Highlights on Yemen – Iranian backed Houthi contorl the capital of Yemen and a US friendly leader is no longer in control. The Houthi will like start fighting Sunni’s in another province. Saudi Arabia will take away economic support for Yemen. Yemen seems likely to go into economic collapse and chaos.
After days of gunbattles in the Yemeni capital that left President Abed Rabbo Mansour Hadi, a key U.S. ally, confined to his residence, the country appears to be at risk of fragmenting in ways that could provide greater opportunities for al-Qaeda, whose Yemeni branch claimed responsibility for directing the Paris terrorist attack this month.
Although the Houthi rebels who now effectively control the capital are at war with al-Qaeda, they are also allied with Iran and with Yemen’s former president, Abdullah Saleh. The Houthis’ rise to a dominant position may set off local conflicts that would give more breathing room to al-Qaeda’s local branch, which has repeatedly tried to strike at the United States.
The Houthi takeover, which began in September and was reinforced in recent days, has deepened sectarian and regional divisions in a poor country that has long been a sanctuary for jihadi followers. And though the latest round of fighting appeared to end Wednesday when Hadi conceded to the Houthis’ political demands, the underlying crisis will continue to fester
The Houthis appear to be gearing up for a major battle with their Sunni rivals in Marib province, to the east of the capital, where much of Yemen’s oil infrastructure is. That could prove devastating to Yemen’s government and economy, which is dependent on oil.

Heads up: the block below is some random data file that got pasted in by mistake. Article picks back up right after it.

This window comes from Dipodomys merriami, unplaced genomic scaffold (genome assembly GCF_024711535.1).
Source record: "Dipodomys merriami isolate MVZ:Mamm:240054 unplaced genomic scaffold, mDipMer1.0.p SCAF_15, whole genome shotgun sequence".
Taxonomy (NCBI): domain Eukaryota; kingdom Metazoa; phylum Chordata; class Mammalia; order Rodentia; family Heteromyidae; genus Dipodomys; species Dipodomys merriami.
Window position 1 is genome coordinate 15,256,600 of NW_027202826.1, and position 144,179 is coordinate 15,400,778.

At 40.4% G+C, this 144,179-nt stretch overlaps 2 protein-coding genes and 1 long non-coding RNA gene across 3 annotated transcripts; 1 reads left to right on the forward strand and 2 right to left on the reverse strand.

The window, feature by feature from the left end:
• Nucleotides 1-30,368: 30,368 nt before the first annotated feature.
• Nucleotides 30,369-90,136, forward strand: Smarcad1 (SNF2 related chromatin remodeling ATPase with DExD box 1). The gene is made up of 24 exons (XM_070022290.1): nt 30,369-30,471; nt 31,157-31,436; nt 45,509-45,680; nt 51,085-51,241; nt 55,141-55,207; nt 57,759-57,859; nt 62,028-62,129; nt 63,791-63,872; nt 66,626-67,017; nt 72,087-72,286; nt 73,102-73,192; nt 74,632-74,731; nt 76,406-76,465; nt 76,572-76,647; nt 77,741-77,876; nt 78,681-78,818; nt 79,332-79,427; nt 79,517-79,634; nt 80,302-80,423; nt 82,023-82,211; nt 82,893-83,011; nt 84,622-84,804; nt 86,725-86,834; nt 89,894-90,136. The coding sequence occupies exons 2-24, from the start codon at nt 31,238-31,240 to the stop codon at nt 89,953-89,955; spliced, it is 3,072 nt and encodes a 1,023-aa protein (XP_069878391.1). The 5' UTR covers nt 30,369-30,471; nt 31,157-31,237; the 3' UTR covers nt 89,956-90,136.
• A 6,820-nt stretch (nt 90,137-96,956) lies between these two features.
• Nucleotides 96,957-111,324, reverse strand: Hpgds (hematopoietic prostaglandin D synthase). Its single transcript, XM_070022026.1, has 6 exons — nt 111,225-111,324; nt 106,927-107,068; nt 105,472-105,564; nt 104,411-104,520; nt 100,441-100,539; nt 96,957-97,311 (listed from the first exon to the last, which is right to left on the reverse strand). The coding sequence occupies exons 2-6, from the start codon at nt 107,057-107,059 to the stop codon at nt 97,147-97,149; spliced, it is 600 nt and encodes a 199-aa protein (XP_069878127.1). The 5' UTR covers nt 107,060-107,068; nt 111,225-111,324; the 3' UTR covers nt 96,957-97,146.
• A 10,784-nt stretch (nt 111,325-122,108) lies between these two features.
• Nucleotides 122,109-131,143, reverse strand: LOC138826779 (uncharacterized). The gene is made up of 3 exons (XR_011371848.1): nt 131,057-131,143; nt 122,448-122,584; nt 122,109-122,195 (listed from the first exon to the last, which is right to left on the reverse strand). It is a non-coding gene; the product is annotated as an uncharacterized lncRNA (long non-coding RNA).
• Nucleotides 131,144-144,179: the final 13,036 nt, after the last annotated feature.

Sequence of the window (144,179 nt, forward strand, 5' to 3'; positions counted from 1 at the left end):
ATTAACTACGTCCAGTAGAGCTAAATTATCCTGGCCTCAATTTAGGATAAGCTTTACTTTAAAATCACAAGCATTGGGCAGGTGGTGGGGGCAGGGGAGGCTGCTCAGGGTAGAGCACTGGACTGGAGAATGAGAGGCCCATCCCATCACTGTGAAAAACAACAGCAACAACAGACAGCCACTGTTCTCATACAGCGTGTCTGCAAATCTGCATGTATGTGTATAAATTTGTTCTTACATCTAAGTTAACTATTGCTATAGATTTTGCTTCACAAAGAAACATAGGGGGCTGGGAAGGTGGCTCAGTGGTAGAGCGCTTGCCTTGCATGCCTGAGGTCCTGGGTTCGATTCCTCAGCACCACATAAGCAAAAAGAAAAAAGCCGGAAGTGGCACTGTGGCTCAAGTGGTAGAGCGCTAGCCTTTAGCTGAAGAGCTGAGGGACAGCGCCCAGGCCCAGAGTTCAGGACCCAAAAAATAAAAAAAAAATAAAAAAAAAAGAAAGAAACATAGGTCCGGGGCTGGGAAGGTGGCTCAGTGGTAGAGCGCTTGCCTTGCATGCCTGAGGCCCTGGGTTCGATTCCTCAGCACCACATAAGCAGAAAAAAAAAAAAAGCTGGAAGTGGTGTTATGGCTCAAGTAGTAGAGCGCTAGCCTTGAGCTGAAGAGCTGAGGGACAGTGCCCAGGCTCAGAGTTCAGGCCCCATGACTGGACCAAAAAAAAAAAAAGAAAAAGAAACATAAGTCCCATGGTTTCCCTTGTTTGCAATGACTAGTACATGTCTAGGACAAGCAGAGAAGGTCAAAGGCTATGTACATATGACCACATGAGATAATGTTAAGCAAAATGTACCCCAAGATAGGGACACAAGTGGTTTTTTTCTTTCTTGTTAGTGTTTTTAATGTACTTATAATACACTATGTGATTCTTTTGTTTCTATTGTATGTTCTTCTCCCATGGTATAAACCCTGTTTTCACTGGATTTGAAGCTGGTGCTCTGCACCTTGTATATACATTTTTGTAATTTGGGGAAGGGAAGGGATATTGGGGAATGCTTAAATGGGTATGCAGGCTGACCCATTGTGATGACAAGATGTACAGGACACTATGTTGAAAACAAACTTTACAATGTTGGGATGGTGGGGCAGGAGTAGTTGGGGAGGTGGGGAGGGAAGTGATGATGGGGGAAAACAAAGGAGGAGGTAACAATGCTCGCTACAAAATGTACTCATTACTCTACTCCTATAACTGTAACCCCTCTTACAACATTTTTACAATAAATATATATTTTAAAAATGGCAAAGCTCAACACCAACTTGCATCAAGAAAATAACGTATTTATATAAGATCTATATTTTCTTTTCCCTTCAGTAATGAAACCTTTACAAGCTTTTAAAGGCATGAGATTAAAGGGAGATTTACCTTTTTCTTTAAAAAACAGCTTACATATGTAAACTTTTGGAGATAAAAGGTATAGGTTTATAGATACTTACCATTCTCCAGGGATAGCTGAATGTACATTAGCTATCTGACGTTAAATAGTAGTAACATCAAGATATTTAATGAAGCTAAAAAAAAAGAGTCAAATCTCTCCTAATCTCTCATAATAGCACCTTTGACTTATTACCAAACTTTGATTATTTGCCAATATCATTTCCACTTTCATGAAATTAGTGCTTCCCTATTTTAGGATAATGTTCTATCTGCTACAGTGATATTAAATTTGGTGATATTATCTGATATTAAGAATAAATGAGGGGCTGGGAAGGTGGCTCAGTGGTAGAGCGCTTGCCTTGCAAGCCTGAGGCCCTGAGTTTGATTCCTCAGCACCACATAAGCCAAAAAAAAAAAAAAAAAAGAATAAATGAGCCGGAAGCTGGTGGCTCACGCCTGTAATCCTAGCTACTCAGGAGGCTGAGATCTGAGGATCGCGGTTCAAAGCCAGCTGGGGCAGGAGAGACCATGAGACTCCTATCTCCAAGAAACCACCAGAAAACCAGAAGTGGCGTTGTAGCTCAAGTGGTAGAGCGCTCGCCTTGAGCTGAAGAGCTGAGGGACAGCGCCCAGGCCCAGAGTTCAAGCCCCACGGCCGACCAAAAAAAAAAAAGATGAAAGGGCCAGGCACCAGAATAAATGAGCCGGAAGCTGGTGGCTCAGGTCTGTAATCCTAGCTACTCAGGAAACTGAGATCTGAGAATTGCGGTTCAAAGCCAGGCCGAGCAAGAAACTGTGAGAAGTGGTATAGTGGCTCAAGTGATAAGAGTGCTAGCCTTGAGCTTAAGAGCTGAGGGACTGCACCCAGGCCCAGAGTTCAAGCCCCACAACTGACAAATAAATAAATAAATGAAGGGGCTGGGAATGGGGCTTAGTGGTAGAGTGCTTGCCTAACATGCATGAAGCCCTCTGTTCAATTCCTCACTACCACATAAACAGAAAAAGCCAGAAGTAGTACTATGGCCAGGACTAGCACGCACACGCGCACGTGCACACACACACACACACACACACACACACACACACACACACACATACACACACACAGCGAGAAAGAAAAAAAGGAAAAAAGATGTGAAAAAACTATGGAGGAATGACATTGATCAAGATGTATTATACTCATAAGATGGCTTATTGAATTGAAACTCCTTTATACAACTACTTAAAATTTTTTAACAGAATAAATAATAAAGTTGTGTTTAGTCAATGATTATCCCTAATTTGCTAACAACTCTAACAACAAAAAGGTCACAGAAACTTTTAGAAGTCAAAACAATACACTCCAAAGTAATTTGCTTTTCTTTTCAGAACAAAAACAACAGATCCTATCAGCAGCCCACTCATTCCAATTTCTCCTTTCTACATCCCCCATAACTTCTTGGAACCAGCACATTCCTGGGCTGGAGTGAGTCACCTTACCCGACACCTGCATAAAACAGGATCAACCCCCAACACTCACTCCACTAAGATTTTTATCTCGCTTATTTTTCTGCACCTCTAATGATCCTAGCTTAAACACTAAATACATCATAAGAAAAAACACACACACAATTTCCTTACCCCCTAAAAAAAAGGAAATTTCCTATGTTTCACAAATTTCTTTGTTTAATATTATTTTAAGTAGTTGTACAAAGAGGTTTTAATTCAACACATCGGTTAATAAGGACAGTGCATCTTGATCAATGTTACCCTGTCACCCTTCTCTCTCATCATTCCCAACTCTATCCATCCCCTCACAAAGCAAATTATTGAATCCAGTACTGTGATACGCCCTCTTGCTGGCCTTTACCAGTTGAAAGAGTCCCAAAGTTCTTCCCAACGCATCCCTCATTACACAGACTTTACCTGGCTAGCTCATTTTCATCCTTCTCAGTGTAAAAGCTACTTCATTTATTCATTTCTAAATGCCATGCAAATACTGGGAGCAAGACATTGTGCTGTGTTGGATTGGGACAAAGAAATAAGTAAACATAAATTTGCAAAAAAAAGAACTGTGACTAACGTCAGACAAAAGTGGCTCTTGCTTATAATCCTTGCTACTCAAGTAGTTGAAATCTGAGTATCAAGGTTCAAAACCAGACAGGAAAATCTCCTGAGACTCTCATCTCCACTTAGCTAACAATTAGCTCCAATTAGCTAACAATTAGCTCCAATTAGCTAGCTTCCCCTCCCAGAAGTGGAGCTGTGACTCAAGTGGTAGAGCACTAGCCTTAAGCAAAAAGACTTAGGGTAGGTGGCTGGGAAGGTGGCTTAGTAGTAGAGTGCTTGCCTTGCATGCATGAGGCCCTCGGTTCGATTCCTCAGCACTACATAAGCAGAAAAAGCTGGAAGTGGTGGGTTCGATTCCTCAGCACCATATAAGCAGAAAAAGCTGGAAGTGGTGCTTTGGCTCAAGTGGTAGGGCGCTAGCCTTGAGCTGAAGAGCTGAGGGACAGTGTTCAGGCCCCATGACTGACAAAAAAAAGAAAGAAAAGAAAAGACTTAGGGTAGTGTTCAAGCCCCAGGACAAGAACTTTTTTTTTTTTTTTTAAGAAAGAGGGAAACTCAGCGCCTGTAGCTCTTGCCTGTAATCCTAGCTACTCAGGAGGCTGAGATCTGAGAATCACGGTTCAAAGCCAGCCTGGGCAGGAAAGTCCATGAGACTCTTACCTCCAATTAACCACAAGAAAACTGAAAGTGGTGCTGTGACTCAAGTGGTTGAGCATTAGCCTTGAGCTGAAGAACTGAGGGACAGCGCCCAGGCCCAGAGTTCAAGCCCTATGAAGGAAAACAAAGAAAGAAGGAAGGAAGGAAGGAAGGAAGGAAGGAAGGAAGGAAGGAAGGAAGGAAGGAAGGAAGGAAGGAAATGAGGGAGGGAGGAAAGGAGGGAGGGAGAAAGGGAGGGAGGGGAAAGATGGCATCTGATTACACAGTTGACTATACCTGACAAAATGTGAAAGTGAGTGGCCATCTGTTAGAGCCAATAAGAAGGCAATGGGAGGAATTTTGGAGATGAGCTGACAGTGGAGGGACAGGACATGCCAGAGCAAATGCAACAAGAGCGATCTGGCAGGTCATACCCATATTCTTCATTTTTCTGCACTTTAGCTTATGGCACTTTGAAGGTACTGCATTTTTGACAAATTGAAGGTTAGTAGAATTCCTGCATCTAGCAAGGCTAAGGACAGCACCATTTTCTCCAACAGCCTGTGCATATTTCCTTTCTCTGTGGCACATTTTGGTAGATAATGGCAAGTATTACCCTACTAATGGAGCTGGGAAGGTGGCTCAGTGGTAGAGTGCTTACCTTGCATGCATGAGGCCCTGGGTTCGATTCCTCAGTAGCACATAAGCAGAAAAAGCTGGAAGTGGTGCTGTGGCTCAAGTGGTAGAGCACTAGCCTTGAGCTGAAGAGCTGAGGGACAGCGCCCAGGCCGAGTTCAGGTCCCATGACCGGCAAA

The Houthis’ public humiliation of Hadi — a southerner — prompted southern rebels to close the country’s chief port in Aden and shut the border between the north and south this week, raising the specter of actual secession. Armed tribesmen have cut off oil exports in three southern provinces. And Saudi Arabia, which sees the Houthis as a proxy of its regional rival, Iran, has shut off almost all aid to the Yemeni government, leaving it virtually penniless and unable to pay salaries.
The Saudis, who have long been Yemen’s economic lifeline, pumping in more than $4 billion since 2012, say they would rather allow the Houthis to take the blame for the approaching economic collapse than provide aid to an Iranian client, according to a Yemeni official who spoke on condition of anonymity.
SOURCE – Dallas News
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